ETA, Walkinthewalk posted while I was still typing, but she provides excellent information, listen to her! :)
     
    07-21-2011, 10:46 AM
  #5
Banned
I agree.....no grain.

With metabolic disorders like cushing's disease, you really need to sit down with your vet and come up with a strict feeding plan. It is not something you should do on your own, nor do a trial and error feeding plan ..... With a Cushing's horse, their feeding regimen leaves very very little room for error....
     
    07-21-2011, 03:07 PM
  #6
Green Broke
Quote:
Originally Posted by Beauseant    
I agree.....no grain.

With metabolic disorders like cushing's disease, you really need to sit down with your vet and come up with a strict feeding plan. It is not something you should do on your own, nor do a trial and error feeding plan ..... With a Cushing's horse, their feeding regimen leaves very very little room for error....
Or, if your vet is of no help, like mine was four years ago, consult a degreed equine nutritionist - one that hangs out at a university in your area.

All my vet and the vet in the next county said was "watch what he eats" but couldn't tell me what that should be

Were it not for two, degreed, equine nutritionists helping me devise a diet, I would have been in big trouble and my horse in bigger trouble.

A new vet has since come into my county and thankfully is much more up-to-speed on metabolic issues.
     
    07-21-2011, 04:45 PM
  #7
Foal
My neighbors 20 plus old mare had cushings and was foundered...he knew she was foundered but had no idea what cushings was (still feeding sweet feed etc). So after much reading, switched to pretty much no grain other than a small pellet version (purina makes one now for cushings/IR horses also), and started ensuring she only had access to grazing during the day, and put her up in the evening (prior to that 24/7 grazing) which was a major portion of the problem. ALso put her on 2 tsps of chasteberry (natural supplement/inexpensive) and it was amazing just what doing that did for her. The only reason he gave her some grain was to mix the chasteberry with it.
     
    07-21-2011, 07:48 PM
  #8
Green Broke
Quote:
Originally Posted by hhadavis    
ALso put her on 2 tsps of chasteberry (natural supplement/inexpensive) and it was amazing just what doing that did for her. The only reason he gave her some grain was to mix the chasteberry with it.
Don't be afraid to up the chasteberry. I have been feeding it to my senior IR horse (23-1/2 now) for four years

He weighs 1,000 lbs and gets 1/8th measuring cup twice daily during green grass season.

When winter gets here I cut it back to 1/8th cup daily.
     
    07-22-2011, 01:45 AM
  #9
Banned
Quote:
Originally Posted by walkinthewalk    
.

All my vet and the vet in the next county said was "watch what he eats" but couldn't tell me what that should be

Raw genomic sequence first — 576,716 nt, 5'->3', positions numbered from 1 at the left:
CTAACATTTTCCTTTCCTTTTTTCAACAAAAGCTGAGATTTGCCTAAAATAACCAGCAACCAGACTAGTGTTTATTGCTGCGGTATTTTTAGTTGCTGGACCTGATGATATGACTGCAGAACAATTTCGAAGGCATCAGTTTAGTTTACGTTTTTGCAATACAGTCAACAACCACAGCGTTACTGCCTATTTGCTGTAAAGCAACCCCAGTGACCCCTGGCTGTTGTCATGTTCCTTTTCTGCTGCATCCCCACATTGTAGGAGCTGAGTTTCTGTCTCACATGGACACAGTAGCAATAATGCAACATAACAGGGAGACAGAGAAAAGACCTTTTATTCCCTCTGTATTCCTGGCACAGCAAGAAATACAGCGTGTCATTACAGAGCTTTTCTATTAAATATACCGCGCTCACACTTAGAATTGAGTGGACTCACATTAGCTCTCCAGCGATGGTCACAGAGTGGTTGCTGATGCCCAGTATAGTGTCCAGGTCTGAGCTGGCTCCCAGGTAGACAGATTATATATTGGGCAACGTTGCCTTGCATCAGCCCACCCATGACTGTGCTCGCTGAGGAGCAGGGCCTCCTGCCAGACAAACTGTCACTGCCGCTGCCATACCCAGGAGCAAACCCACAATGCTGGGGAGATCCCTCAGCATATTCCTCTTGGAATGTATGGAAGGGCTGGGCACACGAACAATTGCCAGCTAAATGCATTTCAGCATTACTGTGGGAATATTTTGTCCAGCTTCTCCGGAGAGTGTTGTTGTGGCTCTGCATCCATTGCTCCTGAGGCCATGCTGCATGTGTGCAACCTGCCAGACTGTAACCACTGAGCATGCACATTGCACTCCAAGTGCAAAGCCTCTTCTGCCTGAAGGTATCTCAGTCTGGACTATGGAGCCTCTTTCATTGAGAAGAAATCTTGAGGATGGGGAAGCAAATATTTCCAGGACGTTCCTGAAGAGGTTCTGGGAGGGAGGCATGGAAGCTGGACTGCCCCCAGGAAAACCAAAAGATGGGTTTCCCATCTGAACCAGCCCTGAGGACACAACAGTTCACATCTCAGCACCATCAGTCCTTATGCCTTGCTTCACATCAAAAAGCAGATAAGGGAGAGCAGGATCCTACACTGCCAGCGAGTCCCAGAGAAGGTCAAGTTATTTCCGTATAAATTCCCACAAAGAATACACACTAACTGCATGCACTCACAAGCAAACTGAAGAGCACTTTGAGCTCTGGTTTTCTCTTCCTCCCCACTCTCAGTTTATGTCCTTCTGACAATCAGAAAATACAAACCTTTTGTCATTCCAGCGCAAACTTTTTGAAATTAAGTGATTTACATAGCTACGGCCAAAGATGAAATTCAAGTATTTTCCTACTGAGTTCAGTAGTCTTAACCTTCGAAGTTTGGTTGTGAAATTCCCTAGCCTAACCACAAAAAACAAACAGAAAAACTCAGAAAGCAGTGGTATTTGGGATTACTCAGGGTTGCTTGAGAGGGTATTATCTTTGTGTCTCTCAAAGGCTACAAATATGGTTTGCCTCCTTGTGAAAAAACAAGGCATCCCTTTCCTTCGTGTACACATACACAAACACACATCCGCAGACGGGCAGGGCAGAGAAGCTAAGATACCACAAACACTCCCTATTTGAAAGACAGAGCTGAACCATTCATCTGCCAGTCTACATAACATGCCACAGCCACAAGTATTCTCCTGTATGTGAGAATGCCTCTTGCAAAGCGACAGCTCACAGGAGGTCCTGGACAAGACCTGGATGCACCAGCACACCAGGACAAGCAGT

Ummm...you're kidding, right?

That is downright scary. My vet is not held in high esteem by me at this moment.....but that is cause she said Epona was fat. Lol Luckily she does get her point across ..... a statement like your vets above said leaves an awful lot of room for translation.
     
    07-22-2011, 03:42 AM
  #10
Foal
[QUOTE=walkinthewalk;1104907]

In summary:

1. NO GRAIN
2. Put on a high quality bagged feed for these types horses or a ration balancer. I would prefer a ration balancer that is vit/min fortified.
3. Grazing muzzle for turnout or put in a dry lot with weight-measured hay (that would be dry before you soak it).
3.1 If dry-lotted, scatter the hay around so she has to move because she needs exercise.

This Southern States link talks about feeding insulin resistant horses, but it's the same game plan for a cushings horse.

Feeding the Insulin Resistant Horse - Southern States


I must respectfully disagree, cushings horses do not follow the same game plan as insulin resistant horses. My horse has been diagnosed with and treated for cushings for the last 7 years. He gets grain every day, in fact he is given cob and a mix of equine senior. He is also fed ten lbs of alfalfa hay twice a day. This would probably do great harm to a truly metabolic horse, however cushings is in a sense a whole different animal. The best plan for you would probably to have some tests done perhaps by a vet who is well read in the syndrome. They can give you a much better feel for the correct feeding plan.
It is of upmost importance that your horse is diagnosed with the correct disorder, cushings is no joke and your horse should be treated right away, my horse has been on Pergolide for 7 years, he is now 28 and has never looked better, no joke people can't even fathom he is as old as he is. I have also seen metabolic horses be prescribed this drug, and it was very effective.
     

Thread Tools

Similar Threads
Thread Thread Starter Forum Replies Last Post
Is there a good supplement for foundering? beau159 Horse Health 8 10-18-2010 09:41 PM
How to keep your horse from foundering Alicia Horse Health 5 10-28-2009 01:58 AM
Foundering HELP!!! i've never dealt with it before :S HollyBubbles Horse Health 4 08-09-2009 04:23 AM
Update on foundering horse! horses_r_life9 Horse Health 3 11-07-2008 06:47 AM
Foundering horse PLZ READ horses_r_life9 Horse Health 22 08-27-2008 01:17 PM



All times are GMT -4. The time now is 08:15 AM.


Powered by vBulletin® Version 3.8.5
Copyright ©2000 - 2014, Jelsoft Enterprises Ltd.
Search Engine Friendly URLs by vBSEO 3.6.0